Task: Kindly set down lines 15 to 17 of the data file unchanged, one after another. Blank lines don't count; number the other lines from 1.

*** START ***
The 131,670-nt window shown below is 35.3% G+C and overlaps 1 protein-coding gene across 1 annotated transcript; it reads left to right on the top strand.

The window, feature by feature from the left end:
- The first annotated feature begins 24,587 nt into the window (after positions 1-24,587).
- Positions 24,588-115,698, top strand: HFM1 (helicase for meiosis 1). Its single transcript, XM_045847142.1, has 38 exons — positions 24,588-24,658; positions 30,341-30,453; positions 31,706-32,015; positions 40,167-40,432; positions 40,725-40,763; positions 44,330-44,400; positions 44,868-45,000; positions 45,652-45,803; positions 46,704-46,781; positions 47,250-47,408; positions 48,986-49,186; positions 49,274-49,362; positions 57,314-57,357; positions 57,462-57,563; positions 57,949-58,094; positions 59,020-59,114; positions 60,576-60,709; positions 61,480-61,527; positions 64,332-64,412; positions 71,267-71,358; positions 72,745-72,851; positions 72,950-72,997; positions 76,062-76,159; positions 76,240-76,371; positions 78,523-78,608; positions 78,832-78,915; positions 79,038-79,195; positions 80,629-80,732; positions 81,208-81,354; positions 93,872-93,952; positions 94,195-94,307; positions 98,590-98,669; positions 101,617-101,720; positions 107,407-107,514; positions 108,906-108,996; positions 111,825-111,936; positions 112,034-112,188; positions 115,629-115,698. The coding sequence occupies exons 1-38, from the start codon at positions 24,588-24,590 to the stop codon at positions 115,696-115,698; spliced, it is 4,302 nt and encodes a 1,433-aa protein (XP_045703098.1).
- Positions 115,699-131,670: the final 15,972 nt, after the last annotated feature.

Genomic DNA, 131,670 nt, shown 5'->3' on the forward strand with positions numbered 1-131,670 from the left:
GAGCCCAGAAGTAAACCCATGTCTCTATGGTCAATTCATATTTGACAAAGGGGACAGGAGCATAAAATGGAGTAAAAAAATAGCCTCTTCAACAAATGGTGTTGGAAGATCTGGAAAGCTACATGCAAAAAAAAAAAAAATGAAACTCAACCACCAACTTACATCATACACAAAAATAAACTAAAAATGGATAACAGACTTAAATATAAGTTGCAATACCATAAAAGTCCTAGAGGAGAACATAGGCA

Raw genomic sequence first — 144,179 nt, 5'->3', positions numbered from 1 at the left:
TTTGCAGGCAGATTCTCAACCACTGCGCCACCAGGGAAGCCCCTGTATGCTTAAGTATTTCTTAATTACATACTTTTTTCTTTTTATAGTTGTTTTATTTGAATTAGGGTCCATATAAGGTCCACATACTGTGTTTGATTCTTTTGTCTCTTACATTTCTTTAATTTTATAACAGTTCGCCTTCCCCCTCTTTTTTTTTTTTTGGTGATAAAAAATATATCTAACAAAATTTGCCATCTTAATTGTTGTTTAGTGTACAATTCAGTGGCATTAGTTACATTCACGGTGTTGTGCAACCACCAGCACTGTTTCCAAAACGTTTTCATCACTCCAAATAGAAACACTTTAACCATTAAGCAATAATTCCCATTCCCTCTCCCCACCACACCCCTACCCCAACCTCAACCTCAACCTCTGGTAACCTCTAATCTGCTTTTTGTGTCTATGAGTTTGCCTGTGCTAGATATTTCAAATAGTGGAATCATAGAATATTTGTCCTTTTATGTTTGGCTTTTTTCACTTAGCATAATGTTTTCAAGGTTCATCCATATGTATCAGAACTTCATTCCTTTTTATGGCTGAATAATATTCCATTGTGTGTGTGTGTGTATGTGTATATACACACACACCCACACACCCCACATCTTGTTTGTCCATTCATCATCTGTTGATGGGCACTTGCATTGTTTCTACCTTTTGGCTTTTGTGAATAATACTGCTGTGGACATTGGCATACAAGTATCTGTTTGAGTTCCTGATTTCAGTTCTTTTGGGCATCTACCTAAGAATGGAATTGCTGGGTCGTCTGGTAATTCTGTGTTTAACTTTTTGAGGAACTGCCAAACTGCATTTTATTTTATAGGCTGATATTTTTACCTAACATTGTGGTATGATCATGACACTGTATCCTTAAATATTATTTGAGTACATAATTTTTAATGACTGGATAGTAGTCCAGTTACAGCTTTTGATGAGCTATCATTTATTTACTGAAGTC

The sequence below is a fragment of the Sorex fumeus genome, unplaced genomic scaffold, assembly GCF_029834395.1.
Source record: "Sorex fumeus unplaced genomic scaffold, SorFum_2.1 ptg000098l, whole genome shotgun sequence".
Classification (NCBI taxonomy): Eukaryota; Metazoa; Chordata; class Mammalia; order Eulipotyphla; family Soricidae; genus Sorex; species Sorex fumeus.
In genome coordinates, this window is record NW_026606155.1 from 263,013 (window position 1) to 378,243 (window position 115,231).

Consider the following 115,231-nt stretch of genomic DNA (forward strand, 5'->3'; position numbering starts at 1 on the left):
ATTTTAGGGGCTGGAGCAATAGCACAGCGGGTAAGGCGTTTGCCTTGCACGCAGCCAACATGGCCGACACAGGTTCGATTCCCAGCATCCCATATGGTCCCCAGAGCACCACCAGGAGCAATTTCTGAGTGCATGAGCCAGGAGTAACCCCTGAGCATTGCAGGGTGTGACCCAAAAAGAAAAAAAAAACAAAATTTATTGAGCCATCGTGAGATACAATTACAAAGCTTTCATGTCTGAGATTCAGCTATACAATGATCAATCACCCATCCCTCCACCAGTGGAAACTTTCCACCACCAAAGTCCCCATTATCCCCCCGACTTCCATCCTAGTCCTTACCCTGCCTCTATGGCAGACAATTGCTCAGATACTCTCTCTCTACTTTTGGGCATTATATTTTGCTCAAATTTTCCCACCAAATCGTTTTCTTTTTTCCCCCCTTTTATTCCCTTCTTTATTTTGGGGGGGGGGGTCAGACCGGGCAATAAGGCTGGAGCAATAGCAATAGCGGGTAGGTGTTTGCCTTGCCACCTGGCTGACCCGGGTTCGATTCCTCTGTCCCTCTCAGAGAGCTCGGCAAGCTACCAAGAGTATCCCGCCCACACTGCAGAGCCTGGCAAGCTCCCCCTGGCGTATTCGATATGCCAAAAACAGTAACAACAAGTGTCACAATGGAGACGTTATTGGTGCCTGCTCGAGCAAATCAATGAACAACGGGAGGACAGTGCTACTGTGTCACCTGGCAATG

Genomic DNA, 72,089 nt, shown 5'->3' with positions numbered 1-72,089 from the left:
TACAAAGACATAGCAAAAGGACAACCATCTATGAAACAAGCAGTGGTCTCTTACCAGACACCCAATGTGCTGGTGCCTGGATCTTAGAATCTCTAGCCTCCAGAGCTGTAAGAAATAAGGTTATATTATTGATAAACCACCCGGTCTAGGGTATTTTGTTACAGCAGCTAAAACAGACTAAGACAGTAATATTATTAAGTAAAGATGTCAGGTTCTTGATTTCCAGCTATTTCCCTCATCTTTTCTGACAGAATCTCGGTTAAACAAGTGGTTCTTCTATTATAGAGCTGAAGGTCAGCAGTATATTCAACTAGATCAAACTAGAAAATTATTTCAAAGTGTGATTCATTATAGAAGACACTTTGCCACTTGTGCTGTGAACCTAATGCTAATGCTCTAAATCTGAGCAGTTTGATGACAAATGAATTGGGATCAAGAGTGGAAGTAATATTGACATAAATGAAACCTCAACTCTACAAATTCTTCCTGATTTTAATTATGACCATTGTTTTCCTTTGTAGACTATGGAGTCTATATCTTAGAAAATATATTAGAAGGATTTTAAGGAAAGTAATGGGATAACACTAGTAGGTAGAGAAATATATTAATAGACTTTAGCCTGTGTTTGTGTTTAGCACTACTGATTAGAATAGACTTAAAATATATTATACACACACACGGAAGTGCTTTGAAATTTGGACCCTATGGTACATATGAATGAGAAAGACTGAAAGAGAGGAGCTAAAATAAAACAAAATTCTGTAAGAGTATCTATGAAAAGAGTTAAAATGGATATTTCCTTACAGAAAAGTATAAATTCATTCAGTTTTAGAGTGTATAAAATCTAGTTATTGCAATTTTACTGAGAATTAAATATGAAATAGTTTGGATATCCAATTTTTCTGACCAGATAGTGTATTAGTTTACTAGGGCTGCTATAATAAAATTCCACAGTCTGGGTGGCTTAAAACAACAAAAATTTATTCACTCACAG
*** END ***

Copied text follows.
ATTTTAGGGGCTGGAGCAATAGCACAGCGGGTAAGGCGTTTGCCTTGCACGCAGCCAACATGGCCGACACAGGTTCGATTCCCAGCATCCCATATGGTCCCCAGAGCACCACCAGGAGCAATTTCTGAGTGCATGAGCCAGGAGTAACCCCTGAGCATTGCAGGGTGTGACCCAAAAAGAAAAAAAAAACAAAATTTATTGAGCCATCGTGAGATACAATTACAAAGCTTTCATGTCTGAGATTCAGCTATACAATGATCAATCACCCATCCCTCCACCAGTGGAAACTTTCCACCACCAAAGTCCCCATTATCCCCCCGACTTCCATCCTAGTCCTTACCCTGCCTCTATGGCAGACAATTGCTCAGATACTCTCTCTCTACTTTTGGGCATTATATTTTGCTCAAATTTTCCCACCAAATCGTTTTCTTTTTTCCCCCCTTTTATTCCCTTCTTTATTTTGGGGGGGGGGGTCAGACCGGGCAATAAGGCTGGAGCAATAGCAATAGCGGGTAGGTGTTTGCCTTGCCACCTGGCTGACCCGGGTTCGATTCCTCTGTCCCTCTCAGAGAGCTCGGCAAGCTACCAAGAGTATCCCGCCCACACTGCAGAGCCTGGCAAGCTCCCCCTGGCGTATTCGATATGCCAAAAACAGTAACAACAAGTGTCACAATGGAGACGTTATTGGTGCCTGCTCGAGCAAATCAATGAACAACGGGAGGACAGTGCTACTGTGTCACCTGGCAATG

Genomic DNA, 72,089 nt, shown 5'->3' with positions numbered 1-72,089 from the left:
TACAAAGACATAGCAAAAGGACAACCATCTATGAAACAAGCAGTGGTCTCTTACCAGACACCCAATGTGCTGGTGCCTGGATCTTAGAATCTCTAGCCTCCAGAGCTGTAAGAAATAAGGTTATATTATTGATAAACCACCCGGTCTAGGGTATTTTGTTACAGCAGCTAAAACAGACTAAGACAGTAATATTATTAAGTAAAGATGTCAGGTTCTTGATTTCCAGCTATTTCCCTCATCTTTTCTGACAGAATCTCGGTTAAACAAGTGGTTCTTCTATTATAGAGCTGAAGGTCAGCAGTATATTCAACTAGATCAAACTAGAAAATTATTTCAAAGTGTGATTCATTATAGAAGACACTTTGCCACTTGTGCTGTGAACCTAATGCTAATGCTCTAAATCTGAGCAGTTTGATGACAAATGAATTGGGATCAAGAGTGGAAGTAATATTGACATAAATGAAACCTCAACTCTACAAATTCTTCCTGATTTTAATTATGACCATTGTTTTCCTTTGTAGACTATGGAGTCTATATCTTAGAAAATATATTAGAAGGATTTTAAGGAAAGTAATGGGATAACACTAGTAGGTAGAGAAATATATTAATAGACTTTAGCCTGTGTTTGTGTTTAGCACTACTGATTAGAATAGACTTAAAATATATTATACACACACACGGAAGTGCTTTGAAATTTGGACCCTATGGTACATATGAATGAGAAAGACTGAAAGAGAGGAGCTAAAATAAAACAAAATTCTGTAAGAGTATCTATGAAAAGAGTTAAAATGGATATTTCCTTACAGAAAAGTATAAATTCATTCAGTTTTAGAGTGTATAAAATCTAGTTATTGCAATTTTACTGAGAATTAAATATGAAATAGTTTGGATATCCAATTTTTCTGACCAGATAGTGTATTAGTTTACTAGGGCTGCTATAATAAAATTCCACAGTCTGGGTGGCTTAAAACAACAAAAATTTATTCACTCACAG